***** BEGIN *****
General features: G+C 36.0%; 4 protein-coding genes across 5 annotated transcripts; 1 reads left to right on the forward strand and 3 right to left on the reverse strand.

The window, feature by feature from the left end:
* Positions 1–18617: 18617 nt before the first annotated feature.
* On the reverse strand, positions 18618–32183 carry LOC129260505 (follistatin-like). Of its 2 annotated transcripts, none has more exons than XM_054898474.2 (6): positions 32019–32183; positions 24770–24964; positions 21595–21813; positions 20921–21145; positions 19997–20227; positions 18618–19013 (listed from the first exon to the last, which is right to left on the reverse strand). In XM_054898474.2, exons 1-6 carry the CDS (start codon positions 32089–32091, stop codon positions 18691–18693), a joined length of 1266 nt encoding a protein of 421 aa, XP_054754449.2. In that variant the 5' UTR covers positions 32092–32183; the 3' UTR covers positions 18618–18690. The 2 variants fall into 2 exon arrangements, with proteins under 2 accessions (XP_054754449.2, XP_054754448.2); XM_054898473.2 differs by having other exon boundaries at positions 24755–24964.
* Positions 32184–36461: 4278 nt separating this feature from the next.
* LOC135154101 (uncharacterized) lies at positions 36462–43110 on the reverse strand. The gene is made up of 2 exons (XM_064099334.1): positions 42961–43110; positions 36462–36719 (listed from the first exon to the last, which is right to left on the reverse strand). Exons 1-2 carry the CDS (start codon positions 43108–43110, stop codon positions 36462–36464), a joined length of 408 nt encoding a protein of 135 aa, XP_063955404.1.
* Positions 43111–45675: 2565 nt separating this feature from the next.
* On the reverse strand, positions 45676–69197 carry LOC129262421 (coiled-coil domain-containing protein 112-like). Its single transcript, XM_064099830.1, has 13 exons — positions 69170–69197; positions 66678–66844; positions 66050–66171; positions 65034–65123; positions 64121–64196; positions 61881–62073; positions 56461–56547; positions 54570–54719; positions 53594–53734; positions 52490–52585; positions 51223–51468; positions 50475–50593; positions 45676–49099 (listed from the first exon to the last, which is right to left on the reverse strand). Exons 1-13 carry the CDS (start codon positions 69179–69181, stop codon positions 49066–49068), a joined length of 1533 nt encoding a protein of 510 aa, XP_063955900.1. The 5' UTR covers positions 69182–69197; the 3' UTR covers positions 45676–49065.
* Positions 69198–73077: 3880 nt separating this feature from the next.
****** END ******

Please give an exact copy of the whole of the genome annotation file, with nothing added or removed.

General features: G+C 36.0%; 4 protein-coding genes across 5 annotated transcripts; 1 reads left to right on the forward strand and 3 right to left on the reverse strand.

The window, feature by feature from the left end:
* Positions 1–18617: 18617 nt before the first annotated feature.
* On the reverse strand, positions 18618–32183 carry LOC129260505 (follistatin-like). Of its 2 annotated transcripts, none has more exons than XM_054898474.2 (6): positions 32019–32183; positions 24770–24964; positions 21595–21813; positions 20921–21145; positions 19997–20227; positions 18618–19013 (listed from the first exon to the last, which is right to left on the reverse strand). In XM_054898474.2, exons 1-6 carry the CDS (start codon positions 32089–32091, stop codon positions 18691–18693), a joined length of 1266 nt encoding a protein of 421 aa, XP_054754449.2. In that variant the 5' UTR covers positions 32092–32183; the 3' UTR covers positions 18618–18690. The 2 variants fall into 2 exon arrangements, with proteins under 2 accessions (XP_054754449.2, XP_054754448.2); XM_054898473.2 differs by having other exon boundaries at positions 24755–24964.
* Positions 32184–36461: 4278 nt separating this feature from the next.
* LOC135154101 (uncharacterized) lies at positions 36462–43110 on the reverse strand. The gene is made up of 2 exons (XM_064099334.1): positions 42961–43110; positions 36462–36719 (listed from the first exon to the last, which is right to left on the reverse strand). Exons 1-2 carry the CDS (start codon positions 43108–43110, stop codon positions 36462–36464), a joined length of 408 nt encoding a protein of 135 aa, XP_063955404.1.
* Positions 43111–45675: 2565 nt separating this feature from the next.
* On the reverse strand, positions 45676–69197 carry LOC129262421 (coiled-coil domain-containing protein 112-like). Its single transcript, XM_064099830.1, has 13 exons — positions 69170–69197; positions 66678–66844; positions 66050–66171; positions 65034–65123; positions 64121–64196; positions 61881–62073; positions 56461–56547; positions 54570–54719; positions 53594–53734; positions 52490–52585; positions 51223–51468; positions 50475–50593; positions 45676–49099 (listed from the first exon to the last, which is right to left on the reverse strand). Exons 1-13 carry the CDS (start codon positions 69179–69181, stop codon positions 49066–49068), a joined length of 1533 nt encoding a protein of 510 aa, XP_063955900.1. The 5' UTR covers positions 69182–69197; the 3' UTR covers positions 45676–49065.
* Positions 69198–73077: 3880 nt separating this feature from the next.